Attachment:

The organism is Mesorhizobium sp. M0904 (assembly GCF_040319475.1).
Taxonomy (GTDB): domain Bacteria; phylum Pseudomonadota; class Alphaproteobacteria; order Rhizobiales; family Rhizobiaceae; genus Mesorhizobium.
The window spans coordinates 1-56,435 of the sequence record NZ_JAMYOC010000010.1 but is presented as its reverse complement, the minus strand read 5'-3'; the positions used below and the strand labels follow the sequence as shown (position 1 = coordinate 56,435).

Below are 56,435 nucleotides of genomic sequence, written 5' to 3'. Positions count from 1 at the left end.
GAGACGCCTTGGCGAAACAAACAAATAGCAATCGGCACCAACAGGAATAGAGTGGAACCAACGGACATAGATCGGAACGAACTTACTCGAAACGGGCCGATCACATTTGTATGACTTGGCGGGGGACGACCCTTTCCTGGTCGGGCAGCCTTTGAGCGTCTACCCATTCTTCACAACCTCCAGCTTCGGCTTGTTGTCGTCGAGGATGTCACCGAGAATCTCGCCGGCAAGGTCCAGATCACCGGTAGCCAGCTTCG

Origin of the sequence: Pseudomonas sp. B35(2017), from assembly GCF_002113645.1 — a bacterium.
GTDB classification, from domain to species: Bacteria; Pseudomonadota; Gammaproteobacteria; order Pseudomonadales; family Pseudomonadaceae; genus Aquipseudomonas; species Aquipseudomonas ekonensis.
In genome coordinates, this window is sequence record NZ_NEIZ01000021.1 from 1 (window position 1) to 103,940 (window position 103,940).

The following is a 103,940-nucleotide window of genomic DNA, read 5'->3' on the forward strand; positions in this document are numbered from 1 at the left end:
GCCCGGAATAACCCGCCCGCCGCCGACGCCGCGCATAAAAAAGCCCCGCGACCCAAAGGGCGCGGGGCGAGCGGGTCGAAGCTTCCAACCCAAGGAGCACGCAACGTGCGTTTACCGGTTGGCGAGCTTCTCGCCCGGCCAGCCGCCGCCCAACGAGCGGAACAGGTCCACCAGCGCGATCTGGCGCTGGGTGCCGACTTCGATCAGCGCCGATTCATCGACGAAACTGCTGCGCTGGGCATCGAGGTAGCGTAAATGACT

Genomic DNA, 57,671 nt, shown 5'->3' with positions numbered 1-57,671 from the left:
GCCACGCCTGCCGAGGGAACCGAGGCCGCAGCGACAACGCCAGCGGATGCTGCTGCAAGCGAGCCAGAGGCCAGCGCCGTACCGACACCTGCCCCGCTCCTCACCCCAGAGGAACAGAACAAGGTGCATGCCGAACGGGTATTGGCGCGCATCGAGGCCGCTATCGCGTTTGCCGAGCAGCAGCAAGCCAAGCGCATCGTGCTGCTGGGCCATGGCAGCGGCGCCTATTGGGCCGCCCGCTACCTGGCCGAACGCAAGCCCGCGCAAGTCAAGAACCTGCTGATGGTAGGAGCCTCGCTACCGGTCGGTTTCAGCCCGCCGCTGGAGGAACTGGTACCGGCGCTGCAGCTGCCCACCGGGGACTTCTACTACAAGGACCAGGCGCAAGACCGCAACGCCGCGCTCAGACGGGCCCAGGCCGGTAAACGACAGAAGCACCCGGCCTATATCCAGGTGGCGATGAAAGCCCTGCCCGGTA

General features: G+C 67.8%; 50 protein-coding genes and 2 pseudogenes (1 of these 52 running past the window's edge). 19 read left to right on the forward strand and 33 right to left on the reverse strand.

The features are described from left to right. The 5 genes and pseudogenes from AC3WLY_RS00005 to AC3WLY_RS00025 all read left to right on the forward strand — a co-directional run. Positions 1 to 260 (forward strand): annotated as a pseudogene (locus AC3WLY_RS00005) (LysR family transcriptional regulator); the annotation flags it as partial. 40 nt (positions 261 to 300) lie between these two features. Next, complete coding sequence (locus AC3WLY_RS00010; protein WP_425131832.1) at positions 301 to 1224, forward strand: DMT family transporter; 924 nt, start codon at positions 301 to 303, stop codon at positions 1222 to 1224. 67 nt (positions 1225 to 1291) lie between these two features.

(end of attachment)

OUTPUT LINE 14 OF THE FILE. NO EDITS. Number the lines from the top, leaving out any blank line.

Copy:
The features are described from left to right. The 5 genes and pseudogenes from AC3WLY_RS00005 to AC3WLY_RS00025 all read left to right on the forward strand — a co-directional run. Positions 1 to 260 (forward strand): annotated as a pseudogene (locus AC3WLY_RS00005) (LysR family transcriptional regulator); the annotation flags it as partial. 40 nt (positions 261 to 300) lie between these two features. Next, complete coding sequence (locus AC3WLY_RS00010; protein WP_425131832.1) at positions 301 to 1224, forward strand: DMT family transporter; 924 nt, start codon at positions 301 to 303, stop codon at positions 1222 to 1224. 67 nt (positions 1225 to 1291) lie between these two features.